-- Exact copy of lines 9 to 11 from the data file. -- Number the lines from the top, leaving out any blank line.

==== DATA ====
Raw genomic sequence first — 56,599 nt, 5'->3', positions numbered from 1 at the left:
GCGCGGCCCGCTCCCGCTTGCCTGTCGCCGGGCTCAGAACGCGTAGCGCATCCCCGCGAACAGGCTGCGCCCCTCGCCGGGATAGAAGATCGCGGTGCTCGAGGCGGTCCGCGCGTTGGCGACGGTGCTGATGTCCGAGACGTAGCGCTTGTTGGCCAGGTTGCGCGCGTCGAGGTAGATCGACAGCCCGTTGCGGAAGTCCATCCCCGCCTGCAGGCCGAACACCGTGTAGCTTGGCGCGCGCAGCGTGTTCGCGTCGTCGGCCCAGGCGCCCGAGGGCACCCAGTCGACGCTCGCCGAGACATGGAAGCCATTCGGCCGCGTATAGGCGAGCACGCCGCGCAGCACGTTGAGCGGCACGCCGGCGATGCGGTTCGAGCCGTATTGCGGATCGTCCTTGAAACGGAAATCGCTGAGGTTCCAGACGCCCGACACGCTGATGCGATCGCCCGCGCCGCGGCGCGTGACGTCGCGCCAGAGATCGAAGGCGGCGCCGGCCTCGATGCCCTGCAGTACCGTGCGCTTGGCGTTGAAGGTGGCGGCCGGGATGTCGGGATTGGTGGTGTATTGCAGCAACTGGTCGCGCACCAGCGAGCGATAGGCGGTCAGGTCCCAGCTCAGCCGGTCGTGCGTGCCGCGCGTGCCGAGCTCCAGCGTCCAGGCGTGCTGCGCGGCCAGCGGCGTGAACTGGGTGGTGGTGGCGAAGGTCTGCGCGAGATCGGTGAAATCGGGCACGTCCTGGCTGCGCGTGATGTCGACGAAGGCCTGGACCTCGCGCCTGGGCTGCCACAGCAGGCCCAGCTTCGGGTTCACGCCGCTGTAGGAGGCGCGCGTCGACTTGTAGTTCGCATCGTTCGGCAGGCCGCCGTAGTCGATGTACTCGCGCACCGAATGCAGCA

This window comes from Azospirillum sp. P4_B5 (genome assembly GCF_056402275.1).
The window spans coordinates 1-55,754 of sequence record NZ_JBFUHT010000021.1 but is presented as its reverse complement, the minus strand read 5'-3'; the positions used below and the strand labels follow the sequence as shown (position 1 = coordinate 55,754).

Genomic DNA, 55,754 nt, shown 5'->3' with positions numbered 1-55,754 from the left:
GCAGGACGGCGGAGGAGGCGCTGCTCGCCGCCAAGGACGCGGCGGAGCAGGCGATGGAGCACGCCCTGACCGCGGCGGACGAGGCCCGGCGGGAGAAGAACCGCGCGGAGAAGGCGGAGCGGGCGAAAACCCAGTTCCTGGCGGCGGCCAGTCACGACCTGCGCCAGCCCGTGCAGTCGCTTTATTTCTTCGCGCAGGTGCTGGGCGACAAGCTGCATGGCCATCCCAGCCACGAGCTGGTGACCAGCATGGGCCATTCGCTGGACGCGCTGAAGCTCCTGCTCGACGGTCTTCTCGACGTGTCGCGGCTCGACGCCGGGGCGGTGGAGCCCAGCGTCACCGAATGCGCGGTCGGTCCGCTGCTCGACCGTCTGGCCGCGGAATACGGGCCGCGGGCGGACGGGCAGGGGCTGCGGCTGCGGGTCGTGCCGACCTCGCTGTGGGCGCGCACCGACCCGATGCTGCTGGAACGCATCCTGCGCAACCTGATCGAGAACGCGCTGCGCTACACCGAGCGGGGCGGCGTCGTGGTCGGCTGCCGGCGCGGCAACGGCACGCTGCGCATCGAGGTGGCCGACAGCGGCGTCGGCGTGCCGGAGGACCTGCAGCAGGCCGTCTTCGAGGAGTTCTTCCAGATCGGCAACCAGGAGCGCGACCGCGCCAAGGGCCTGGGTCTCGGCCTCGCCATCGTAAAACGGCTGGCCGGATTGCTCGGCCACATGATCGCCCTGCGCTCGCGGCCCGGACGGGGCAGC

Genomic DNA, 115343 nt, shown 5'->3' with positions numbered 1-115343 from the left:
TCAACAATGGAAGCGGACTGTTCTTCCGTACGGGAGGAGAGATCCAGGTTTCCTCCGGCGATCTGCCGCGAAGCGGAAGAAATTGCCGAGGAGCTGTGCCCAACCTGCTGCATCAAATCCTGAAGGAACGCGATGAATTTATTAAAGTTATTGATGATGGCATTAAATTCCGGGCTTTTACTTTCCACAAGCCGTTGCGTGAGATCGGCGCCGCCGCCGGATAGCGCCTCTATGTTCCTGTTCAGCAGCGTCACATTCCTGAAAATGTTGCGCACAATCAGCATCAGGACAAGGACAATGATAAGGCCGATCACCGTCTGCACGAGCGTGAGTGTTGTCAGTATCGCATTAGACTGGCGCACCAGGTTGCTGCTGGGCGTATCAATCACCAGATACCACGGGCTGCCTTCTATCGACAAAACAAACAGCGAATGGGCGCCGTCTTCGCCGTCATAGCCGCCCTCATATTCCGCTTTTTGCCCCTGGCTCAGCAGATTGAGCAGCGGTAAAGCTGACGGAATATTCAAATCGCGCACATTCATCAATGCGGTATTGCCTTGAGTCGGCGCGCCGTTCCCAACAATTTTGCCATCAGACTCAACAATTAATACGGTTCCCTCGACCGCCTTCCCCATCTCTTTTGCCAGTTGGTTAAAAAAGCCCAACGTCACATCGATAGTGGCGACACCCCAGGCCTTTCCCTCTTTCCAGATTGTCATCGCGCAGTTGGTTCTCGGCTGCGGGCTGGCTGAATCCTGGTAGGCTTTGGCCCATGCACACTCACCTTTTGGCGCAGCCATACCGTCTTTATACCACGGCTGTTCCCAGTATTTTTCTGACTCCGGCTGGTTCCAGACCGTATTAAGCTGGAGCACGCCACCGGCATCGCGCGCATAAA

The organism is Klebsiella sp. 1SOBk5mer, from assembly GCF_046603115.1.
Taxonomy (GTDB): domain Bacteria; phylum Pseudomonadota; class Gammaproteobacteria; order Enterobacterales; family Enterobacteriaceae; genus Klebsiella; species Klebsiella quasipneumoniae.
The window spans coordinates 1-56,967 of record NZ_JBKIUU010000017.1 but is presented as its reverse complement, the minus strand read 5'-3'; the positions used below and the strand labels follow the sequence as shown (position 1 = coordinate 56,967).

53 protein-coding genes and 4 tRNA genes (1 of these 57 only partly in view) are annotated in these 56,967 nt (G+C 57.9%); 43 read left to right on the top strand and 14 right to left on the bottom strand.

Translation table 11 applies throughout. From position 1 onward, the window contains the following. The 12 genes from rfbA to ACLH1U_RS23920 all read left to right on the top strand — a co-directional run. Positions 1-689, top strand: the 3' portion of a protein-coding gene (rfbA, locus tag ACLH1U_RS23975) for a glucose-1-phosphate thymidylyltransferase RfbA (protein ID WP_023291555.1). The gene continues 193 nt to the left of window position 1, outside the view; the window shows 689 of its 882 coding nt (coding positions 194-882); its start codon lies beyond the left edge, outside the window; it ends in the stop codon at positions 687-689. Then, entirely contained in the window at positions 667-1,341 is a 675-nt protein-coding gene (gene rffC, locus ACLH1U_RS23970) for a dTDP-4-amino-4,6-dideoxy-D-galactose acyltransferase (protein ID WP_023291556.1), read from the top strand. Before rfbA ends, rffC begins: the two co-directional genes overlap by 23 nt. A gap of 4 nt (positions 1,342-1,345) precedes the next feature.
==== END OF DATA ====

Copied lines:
The organism is Klebsiella sp. 1SOBk5mer, from assembly GCF_046603115.1.
Taxonomy (GTDB): domain Bacteria; phylum Pseudomonadota; class Gammaproteobacteria; order Enterobacterales; family Enterobacteriaceae; genus Klebsiella; species Klebsiella quasipneumoniae.
The window spans coordinates 1-56,967 of record NZ_JBKIUU010000017.1 but is presented as its reverse complement, the minus strand read 5'-3'; the positions used below and the strand labels follow the sequence as shown (position 1 = coordinate 56,967).